Emirates does not provide a vanity kit and I salute them for it. Does anybody actually ever use those things anyway? Instead, eyeshades and socks have already been placed at each seat before the passengers start boarding. Toiletries such as shaving kits and toothbrushes are available in the lavatories. Incidentally, the toothbrushes and toothpaste are both by Colgate and very good.

A pillow, blanket and the menu have also already been placed at my seat.

Our departure is to the southeast, I believe. We line up on the runway and immediately accelerate. I really do think that there are only few aircraft out there that can match the A 380 in terms of overall ugliness. Having said that, the absence of any noise in the cabin, even on take-off, and the acceleration really are quite amazing.

The First Service

Hot towels: one before pushback and another after the breakfast service
Welcome drinks: orange juice, champagne is also available (Veuve Cliquot)
Choice: none

  1. apple of orange juice
  2. still water
  3. a selection of fresh fruit
  4. Blueberry yoghurt
  5. croissant, various buns
  6. additional pastries served from a basket
  7. tea or coffee

Service begins on the ground with a round of welcome drinks and hot towels. The hot towels are nicely scented and very refreshing.


Being an early morning flight, Emirates has reversed the order of the food service. The first meal is just a breakfast snack. But it hits the spot nicely. My only complaint is that the service lacks a certain amount of coordination: Emirates provides an individualised tray service, which is nice but tends to take longer. As a result, by the time I was asked if I wanted any juice I had already more or less finished the meal. Coffee and tea were only served after the meal.


The meal concludes with the distribution of another hot towel.


The Meal

The second service starts just over two hours out of Amsterdam with the distribution of the third hot towel of this flight and an aperitif with warm nuts.


The First Course

Local Arabic Mezze – Hummous, Muhammara, Makdous, Moutabil, Tabouleh, Shanklish salad: the appetizer is very tasty. The individual dishes are full of flavour and taste quite authentic. The only drawback is that bread appears to be in short supply. Most passengers around me have already finished their starters by the time the crew eventually do a round with the breadbasket. Furthermore, the service process seems somewhat uncoordinated.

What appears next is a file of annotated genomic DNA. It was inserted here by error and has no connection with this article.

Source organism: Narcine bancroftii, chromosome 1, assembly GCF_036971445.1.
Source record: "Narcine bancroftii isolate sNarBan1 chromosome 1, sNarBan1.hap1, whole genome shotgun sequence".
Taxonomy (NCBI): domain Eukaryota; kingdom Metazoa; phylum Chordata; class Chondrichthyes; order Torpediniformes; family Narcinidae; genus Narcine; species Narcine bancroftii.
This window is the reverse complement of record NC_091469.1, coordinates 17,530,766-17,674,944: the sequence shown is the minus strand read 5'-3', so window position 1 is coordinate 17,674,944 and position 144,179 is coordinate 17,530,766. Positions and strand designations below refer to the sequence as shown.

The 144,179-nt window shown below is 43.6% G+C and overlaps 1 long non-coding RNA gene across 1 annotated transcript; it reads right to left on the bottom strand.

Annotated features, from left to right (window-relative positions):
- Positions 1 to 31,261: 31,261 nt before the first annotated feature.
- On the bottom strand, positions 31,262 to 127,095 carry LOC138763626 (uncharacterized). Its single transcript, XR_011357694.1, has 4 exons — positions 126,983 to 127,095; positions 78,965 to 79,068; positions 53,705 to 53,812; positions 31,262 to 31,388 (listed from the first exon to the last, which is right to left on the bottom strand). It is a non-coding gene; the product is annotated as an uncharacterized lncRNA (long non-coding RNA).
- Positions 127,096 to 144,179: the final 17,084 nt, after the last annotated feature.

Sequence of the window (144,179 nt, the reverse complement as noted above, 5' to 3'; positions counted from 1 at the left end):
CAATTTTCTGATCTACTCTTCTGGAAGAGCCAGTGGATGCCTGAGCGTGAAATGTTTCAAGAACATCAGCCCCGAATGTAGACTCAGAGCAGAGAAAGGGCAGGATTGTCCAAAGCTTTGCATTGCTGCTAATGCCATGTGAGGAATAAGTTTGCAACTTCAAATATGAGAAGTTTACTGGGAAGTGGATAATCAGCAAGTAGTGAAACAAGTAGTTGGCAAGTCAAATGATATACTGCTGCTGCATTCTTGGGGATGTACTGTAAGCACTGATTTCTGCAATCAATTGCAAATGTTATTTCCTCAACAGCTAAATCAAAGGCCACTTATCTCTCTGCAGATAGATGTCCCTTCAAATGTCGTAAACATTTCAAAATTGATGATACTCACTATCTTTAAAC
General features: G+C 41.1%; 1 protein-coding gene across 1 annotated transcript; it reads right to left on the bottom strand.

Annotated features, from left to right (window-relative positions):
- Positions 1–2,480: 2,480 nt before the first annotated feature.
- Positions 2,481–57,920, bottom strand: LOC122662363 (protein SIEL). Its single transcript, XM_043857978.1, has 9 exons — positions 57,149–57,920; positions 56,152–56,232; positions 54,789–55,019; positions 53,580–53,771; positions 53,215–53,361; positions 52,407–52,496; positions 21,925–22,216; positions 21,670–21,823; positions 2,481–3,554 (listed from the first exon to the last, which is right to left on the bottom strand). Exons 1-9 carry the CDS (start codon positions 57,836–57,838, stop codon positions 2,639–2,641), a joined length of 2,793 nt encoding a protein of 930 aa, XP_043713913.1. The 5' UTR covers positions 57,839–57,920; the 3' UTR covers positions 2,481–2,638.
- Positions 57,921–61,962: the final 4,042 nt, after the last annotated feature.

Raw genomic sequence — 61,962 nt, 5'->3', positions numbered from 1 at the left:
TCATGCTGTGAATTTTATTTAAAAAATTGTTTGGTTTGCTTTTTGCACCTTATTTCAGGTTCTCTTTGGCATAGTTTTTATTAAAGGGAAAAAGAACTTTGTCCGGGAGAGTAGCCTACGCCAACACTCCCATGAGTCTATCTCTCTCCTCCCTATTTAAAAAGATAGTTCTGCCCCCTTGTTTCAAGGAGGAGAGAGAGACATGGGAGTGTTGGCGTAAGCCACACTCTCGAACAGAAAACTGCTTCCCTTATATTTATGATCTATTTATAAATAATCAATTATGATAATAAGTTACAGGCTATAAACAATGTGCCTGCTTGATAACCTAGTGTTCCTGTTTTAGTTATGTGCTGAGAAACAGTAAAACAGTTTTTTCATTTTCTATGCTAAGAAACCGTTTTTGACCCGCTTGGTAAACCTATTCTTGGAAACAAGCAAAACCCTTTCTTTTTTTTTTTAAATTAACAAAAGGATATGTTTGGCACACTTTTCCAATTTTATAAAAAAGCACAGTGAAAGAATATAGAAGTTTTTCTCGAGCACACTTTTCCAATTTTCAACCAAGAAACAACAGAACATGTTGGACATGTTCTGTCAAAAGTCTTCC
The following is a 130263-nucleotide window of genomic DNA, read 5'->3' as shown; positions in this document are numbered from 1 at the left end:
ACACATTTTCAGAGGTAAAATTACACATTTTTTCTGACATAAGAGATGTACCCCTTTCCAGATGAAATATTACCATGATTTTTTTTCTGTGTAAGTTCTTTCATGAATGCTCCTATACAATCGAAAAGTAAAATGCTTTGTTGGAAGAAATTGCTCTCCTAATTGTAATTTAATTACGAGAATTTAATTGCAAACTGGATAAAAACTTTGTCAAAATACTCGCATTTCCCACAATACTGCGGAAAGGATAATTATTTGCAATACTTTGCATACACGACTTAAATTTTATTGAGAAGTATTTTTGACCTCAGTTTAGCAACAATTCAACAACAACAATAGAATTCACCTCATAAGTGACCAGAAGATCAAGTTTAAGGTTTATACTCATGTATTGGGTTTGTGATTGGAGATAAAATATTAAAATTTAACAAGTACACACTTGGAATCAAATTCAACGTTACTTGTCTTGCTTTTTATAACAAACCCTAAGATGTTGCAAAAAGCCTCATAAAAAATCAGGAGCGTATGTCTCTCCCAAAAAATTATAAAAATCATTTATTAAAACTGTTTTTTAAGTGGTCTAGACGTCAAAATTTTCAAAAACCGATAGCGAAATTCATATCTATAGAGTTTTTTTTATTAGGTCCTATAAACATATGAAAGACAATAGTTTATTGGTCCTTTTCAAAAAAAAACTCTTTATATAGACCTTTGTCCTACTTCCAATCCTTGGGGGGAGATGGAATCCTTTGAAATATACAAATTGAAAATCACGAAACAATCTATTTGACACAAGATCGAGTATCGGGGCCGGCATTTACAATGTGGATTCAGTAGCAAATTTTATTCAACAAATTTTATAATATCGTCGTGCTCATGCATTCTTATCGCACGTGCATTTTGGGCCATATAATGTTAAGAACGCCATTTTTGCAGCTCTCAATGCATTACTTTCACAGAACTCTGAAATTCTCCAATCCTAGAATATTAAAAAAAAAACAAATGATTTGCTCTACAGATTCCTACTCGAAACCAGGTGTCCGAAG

The Salad

Salad with a choice of balsamic and olive oil dressing.


The Main Course

Next up comes the main dish, which takes seemingly for ever for to arrive. And when it does, the portion seems rather small. The taste is alright though, but certainly nothing special – roast chicken with mushroom sauce, vegetables, mashed potatoes and chives.


I finish the main course but it looks as though the crew is hardly in a hurry to remove the tray. Apparently there would have been dessert or cheese, but the crew appear to have forgotten all about that and do not bother to ask anybody if they would actually like dessert, tea or coffee.

The Crew

Apparently there is a crew complement of twenty-five in the cabin on today’s flight, speaking no less than seventeen languages. Generally speaking the crew are very attentive, polite and friendly. So it is all the more of a pity that the service should take so long and be so negligent.


The flight eventually draws to an end. We land in a southerly direction on the famous Polderbahn, from where it takes ages to reach the apron area. Perhaps it is because of the size of the aircraft or because the pilot is unfamiliar with the airport, but today the taxi seems to take even longer as we are moving at a very low speed. At long last we pull onto our stand at the very end of the G concourse in Amsterdam.

I now have another four hours to make my connection to Basel with KLM, which is a good thing because I only realise once I’m in the KLM crown lounge that I have actually forgotten my wallet on the plane. So I quickly head landside and make my way to the Emirates ticketing desk at the departures level of the G sector. Fortunately my wallet has already been found and brought to the desk.


I have never fully understood what all the fuss is about with Emirates. And to be honest, I still don’t. Indeed I found them quite okay. Their Business Class product is not at all elegant or refined, but it offers a lot of convenience to passengers, starting with the chauffeur service – which would also have been available for me in Amsterdam – to the on board experience. The only issue I have is with their service concept on the A 380. I really do not think that it was a case of the crew not doing their job properly but quite simply that the service concept they have is unsuitable to be able to efficiently serve 76 Business Class passengers with the number of cabin crew available.

The European legacy carriers in particular are always keen to use and abuse Emirates and the other carriers from the Middle East as an excuse for their own failures and deficiencies. But I don’t really think that’s quite fair, is it? From what I can tell, Emirates is an airline just like any other. But where the old legacies try to pretend as though Business Class were something exclusive and luxurious – presumably to justify the extortionist fares – Emirates is far more pragmatic in its approach. And I rather like that.

Would I fly Emirates again? With out a doubt: yes!